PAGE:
DISCLAIMER: If you believe in and are committed to child-led weaning, this post is not for you. You don’t need it. 🙂 For those who are hearing this term for the first time, child-led weaning means the child initiates the weaning process. He chooses when he will stop. But if you are ready to wean your baby or toddler (mother-led weaning), here are some things to bear in mind to make it easier on everyone.
When I was a new mother, I thought weaning just meant moving my baby from breast milk to formula or fresh milk. But when I spoke with a dietician, she used the same term to mean moving my baby from milk to eating solids.
Ahhh! Same word, different meaning!
In this post, I am addressing weaning as in stopping breastfeeding to move on to eating solids.
Weaning – a non-event or a traumatic one?
Weaning can totally be a non-event or a traumatic one. It is affected by how it is done and the attitude of the mom, which of course affects the behaviour of the baby/toddler.
My nursing story
Once I heard that breastfeeding reduces the rate of childhood eczema, I was determined to breastfeed all the way! I had suffered from eczema in my teen years, and Henson’s sister also had eczema in her teen years. So, double whammy. I was determined to do all I could to prevent it. Breastfeeding is also said to be linked to better eyesight among children in Singapore.
Let me just say that those are just statistics. 🙂 Not all have been spared the affliction of allergy and all 7 are myopic. So…
In my circle of friends and relatives, I knew no one who breastfed their child beyond the first few months. I, myself, was nursed less than 2 months and not exclusively. But I was determined to nurse my baby for at least one year. Without any supplementation of formula. And by the grace of God, I did, 7 times!
All 7 nursed exclusively for the first 6 to 8 months, i.e. no supplementation of any other milk and food. Just breastmilk.
They would then go on to take some solids when they showed interest but the main bulk of their nutrition was from breastmilk. None had any formula and all weaned completely off the breast after one year of age, except our seventh who weaned 2 months shy of turning 3. She is privileged indeed.
Ready to wean – but how?
I advocate slow weaning. After weaning 7 babies, I have learnt that all babies wean differently but there is a common thread running through them. Slow IS better.
I do not believe in the cold turkey method. It is traumatic for both baby and mother. (And please, no rubbing chilli or anything spicy or bitter on the breasts, ok?) By the way, child-led weaning can also be traumatic when the baby decides to wean himself cold turkey. Mother can be blindsided and be in shock.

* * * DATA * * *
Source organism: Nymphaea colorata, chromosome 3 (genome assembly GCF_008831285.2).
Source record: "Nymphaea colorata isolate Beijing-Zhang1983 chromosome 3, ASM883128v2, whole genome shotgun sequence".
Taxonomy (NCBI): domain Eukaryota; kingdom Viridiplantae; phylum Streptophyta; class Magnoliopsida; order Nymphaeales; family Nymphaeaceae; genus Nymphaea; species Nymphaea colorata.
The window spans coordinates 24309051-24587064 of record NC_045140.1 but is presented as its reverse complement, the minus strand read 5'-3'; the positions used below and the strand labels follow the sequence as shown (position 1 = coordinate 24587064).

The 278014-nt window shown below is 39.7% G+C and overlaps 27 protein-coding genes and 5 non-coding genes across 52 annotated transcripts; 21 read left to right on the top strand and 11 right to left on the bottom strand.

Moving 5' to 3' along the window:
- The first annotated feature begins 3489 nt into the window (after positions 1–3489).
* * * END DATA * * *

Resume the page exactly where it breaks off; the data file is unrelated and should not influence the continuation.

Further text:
Here are 10 things that I have learnt. I pray they can help you as you wean your baby.
#1 Be committed
Please do not wean half-heartedly. It will be painful (literally and figuratively) all around. If you have decided to wean, then do it. If you are unsure, don’t do it.
And, don’t wean because “people” around you are pressuring you to either.
Personally, I do not believe in weaning before the child is one. And preferably after 2 years old. There are LOTS of benefits to extended breastfeeding.
It is not abnormal to do extended breastfeeding. In many non-Western cultures and societies, extended breastfeeding is the norm rather than the exception. Even the UN recommends breastfeeding for a minimum of 6 months and up to 2 years old age.
#2 Plan ahead
Give yourself a date to officially end your nursing relationship and then work backwards to see when you ought to start and how slow you can go.
Sure, there may be times when you need to wean cold turkey – an emergency medical situation perhaps, or some other crisis that requires mom to be away from the nursling for an extended period of time.
But I am assuming that it safe to say that most of us would be able to plan ahead when we want to wean our child.
If one is returning to work, you have start date. If one would like to stop breastfeeding to have another child (not necessary) then you would also have a start date in mind to start trying to conceive.
Now that you have purposed in your heart that it is time to wean your baby, pray. Pray before you start, that baby will adjust quickly and easily. Pray as you are in the midst of it and pray with thanksgiving when it is done.
#4 Eliminate day feedings first
Regardless of whether the baby nurses all day long or has fixed feedings, eliminate the day feeds first. And give the baby (and your body!) 3 to 5 days to adjust.